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Effects of intramuscularly administered enrofloxacin on the susceptibility of commensal intestinal Escherichia coli in pigs (sus scrofa domestica)

Overview of attention for article published in BMC Veterinary Research, December 2017
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About this Attention Score

  • Above-average Attention Score compared to outputs of the same age (58th percentile)
  • Good Attention Score compared to outputs of the same age and source (69th percentile)

Mentioned by

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3 tweeters
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1 Facebook page

Citations

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5 Dimensions

Readers on

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29 Mendeley
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Title
Effects of intramuscularly administered enrofloxacin on the susceptibility of commensal intestinal Escherichia coli in pigs (sus scrofa domestica)
Published in
BMC Veterinary Research, December 2017
DOI 10.1186/s12917-017-1260-8
Pubmed ID
Authors

Antje Römer, Gesine Scherz, Saskia Reupke, Jessica Meißner, Jürgen Wallmann, Manfred Kietzmann, Heike Kaspar

Abstract

In the European Union, various fluoroquinolones are authorised for the treatment of food producing animals. Each administration poses an increased risk of development and spread of antimicrobial resistance. The aim of this study was to investigate the impact of parenteral administration of enrofloxacin on the prevalence of enrofloxacin and ciprofloxacin susceptibilities in the commensal intestinal E. coli population. E. coli isolates from faeces of twelve healthy pigs were included. Six pigs were administered enrofloxacin on day 1 to 3 and after two weeks for further three days. The other pigs formed the control group. MIC values were determined. Virulence and resistance genes were detected by PCR. Phylogenetic grouping was performed by PCR. Enrofloxacin and ciprofloxacin were analysed in sedimentation samples by HPLC. Susceptibility shifts in commensal E. coli isolates were determined in both groups. Non-wildtype E. coli could be cultivated from two animals of the experimental group for the first time one week after the first administration and from one animal of the control group on day 28. The environmental load with enrofloxacin in sedimentation samples showed the highest amount between days one and five. The repeated parenteral administration of enrofloxacin to pigs resulted in rapidly increased MIC values (day 28: MIC up to 4 mg/L, day 35: MIC ≥ 32mg/L). E. coli populations of the control group in the same stable without direct contact to the experimental group were affected. The parenteral administration of enrofloxacin to piglets considerably reduced the number of the susceptible intestinal E. coli population which was replaced by E. coli strains with increased MIC values against enrofloxacin. Subsequently also pigs of the control were affected suggesting a transferability of strains from the experimental group through the environment to the control group especially as we could isolate the same PFGE strains from both pig groups and the environment.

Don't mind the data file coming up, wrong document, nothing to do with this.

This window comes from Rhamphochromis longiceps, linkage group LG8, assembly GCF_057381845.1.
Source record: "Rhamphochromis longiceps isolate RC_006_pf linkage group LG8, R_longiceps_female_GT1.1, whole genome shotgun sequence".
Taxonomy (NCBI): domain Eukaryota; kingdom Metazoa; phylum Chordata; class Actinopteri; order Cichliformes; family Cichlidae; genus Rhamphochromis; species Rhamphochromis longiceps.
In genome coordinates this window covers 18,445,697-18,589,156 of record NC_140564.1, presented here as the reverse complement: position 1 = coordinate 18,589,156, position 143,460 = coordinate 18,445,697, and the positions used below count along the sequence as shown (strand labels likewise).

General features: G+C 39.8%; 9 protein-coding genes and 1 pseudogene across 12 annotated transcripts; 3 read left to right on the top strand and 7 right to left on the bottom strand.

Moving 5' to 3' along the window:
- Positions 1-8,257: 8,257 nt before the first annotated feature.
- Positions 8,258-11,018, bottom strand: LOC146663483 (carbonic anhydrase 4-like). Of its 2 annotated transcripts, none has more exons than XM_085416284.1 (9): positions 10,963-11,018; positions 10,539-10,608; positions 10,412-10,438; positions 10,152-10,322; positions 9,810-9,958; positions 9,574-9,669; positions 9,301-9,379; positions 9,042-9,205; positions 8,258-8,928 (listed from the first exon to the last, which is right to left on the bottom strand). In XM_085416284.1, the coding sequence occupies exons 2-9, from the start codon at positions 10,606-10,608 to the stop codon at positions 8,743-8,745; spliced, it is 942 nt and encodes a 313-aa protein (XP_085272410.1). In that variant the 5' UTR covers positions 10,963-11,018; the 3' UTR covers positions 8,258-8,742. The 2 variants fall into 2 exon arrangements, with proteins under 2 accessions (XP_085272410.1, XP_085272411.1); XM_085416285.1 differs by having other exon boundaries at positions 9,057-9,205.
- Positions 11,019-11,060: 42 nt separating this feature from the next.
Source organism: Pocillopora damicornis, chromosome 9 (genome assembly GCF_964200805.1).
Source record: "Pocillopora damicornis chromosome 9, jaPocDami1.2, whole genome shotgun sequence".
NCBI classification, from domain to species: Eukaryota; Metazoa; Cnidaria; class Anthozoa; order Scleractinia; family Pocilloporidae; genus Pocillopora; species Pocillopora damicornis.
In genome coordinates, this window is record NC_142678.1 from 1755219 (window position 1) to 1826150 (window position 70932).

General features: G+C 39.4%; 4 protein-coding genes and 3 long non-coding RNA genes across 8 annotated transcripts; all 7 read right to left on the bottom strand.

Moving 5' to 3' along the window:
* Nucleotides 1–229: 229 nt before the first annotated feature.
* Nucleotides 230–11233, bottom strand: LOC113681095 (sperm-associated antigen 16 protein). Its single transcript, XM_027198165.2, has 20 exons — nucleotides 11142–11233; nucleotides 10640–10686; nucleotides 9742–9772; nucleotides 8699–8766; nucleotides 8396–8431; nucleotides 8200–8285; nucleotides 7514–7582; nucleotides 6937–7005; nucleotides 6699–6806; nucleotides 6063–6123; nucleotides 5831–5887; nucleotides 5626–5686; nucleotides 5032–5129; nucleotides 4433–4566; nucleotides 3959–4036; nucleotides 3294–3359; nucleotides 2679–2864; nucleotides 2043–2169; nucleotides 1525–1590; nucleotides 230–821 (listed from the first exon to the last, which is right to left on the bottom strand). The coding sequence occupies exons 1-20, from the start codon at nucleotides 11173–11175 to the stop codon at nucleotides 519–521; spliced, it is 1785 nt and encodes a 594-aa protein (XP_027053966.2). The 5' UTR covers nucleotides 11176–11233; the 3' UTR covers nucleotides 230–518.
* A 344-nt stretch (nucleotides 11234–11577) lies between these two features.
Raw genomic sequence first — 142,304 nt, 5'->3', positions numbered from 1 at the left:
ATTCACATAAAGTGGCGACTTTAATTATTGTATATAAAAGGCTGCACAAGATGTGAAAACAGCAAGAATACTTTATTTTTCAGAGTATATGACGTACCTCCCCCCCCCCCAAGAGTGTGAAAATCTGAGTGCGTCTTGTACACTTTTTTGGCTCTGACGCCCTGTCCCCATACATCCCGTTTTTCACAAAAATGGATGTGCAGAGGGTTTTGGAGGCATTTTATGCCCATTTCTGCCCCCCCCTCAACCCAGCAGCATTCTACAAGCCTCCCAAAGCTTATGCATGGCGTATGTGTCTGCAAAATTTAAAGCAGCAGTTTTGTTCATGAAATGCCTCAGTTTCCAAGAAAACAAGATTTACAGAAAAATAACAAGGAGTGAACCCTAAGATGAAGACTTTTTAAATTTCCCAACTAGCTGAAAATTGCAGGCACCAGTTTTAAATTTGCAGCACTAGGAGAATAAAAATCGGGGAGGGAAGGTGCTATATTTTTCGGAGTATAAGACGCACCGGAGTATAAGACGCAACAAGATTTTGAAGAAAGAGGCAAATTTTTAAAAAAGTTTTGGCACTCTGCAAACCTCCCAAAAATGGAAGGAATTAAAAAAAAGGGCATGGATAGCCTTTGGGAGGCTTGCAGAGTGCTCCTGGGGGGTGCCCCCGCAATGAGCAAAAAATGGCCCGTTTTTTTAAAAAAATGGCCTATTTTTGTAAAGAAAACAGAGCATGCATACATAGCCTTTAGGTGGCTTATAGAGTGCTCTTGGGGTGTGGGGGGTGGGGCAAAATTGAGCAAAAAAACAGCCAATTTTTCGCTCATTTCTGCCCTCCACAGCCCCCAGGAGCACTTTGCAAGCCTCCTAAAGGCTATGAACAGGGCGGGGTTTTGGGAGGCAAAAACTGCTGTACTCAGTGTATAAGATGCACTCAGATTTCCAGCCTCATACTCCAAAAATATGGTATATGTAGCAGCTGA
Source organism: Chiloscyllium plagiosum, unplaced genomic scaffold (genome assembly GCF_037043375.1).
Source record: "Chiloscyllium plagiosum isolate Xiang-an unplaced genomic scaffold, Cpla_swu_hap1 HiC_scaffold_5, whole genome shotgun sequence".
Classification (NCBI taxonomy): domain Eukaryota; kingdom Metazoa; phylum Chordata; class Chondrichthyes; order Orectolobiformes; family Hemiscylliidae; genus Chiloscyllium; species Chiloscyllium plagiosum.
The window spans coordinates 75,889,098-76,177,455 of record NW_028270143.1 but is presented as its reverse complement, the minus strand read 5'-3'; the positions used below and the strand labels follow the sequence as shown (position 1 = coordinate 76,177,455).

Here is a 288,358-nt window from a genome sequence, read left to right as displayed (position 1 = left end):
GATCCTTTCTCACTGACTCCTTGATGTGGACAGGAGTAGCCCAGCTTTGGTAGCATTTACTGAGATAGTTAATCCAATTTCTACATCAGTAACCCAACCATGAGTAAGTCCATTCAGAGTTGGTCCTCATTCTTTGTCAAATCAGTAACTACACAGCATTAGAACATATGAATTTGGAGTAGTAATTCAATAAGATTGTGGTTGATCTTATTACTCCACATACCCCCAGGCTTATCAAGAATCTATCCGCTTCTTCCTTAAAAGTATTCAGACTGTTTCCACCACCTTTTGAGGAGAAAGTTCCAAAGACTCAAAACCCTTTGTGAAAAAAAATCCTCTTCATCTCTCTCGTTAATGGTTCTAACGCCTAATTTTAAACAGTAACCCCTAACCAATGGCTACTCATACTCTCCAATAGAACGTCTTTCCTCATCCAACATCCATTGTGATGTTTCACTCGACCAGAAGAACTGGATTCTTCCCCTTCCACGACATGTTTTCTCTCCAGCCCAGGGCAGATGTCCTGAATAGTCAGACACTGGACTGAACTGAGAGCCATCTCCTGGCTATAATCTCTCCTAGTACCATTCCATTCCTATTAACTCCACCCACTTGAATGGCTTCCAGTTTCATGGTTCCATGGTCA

Twitter Demographics

The data shown below were collected from the profiles of 3 tweeters who shared this research output. Click here to find out more about how the information was compiled.

Mendeley readers

The data shown below were compiled from readership statistics for 29 Mendeley readers of this research output. Click here to see the associated Mendeley record.

Geographical breakdown

Country Count As %
Unknown 29 100%

Demographic breakdown

Readers by professional status Count As %
Researcher 7 24%
Student > Ph. D. Student 4 14%
Other 3 10%
Student > Master 3 10%
Lecturer 2 7%
Other 2 7%
Unknown 8 28%
Readers by discipline Count As %
Medicine and Dentistry 6 21%
Agricultural and Biological Sciences 6 21%
Veterinary Science and Veterinary Medicine 5 17%
Immunology and Microbiology 1 3%
Environmental Science 1 3%
Other 2 7%
Unknown 8 28%

Attention Score in Context

This research output has an Altmetric Attention Score of 3. This is our high-level measure of the quality and quantity of online attention that it has received. This Attention Score, as well as the ranking and number of research outputs shown below, was calculated when the research output was last mentioned on 12 December 2017.
All research outputs
#6,587,301
of 12,287,089 outputs
Outputs from BMC Veterinary Research
#466
of 1,711 outputs
Outputs of similar age
#142,250
of 344,793 outputs
Outputs of similar age from BMC Veterinary Research
#44
of 146 outputs
Altmetric has tracked 12,287,089 research outputs across all sources so far. This one is in the 46th percentile – i.e., 46% of other outputs scored the same or lower than it.
So far Altmetric has tracked 1,711 research outputs from this source. They receive a mean Attention Score of 2.8. This one has gotten more attention than average, scoring higher than 71% of its peers.
Older research outputs will score higher simply because they've had more time to accumulate mentions. To account for age we can compare this Altmetric Attention Score to the 344,793 tracked outputs that were published within six weeks on either side of this one in any source. This one has gotten more attention than average, scoring higher than 58% of its contemporaries.
We're also able to compare this research output to 146 others from the same source and published within six weeks on either side of this one. This one has gotten more attention than average, scoring higher than 69% of its contemporaries.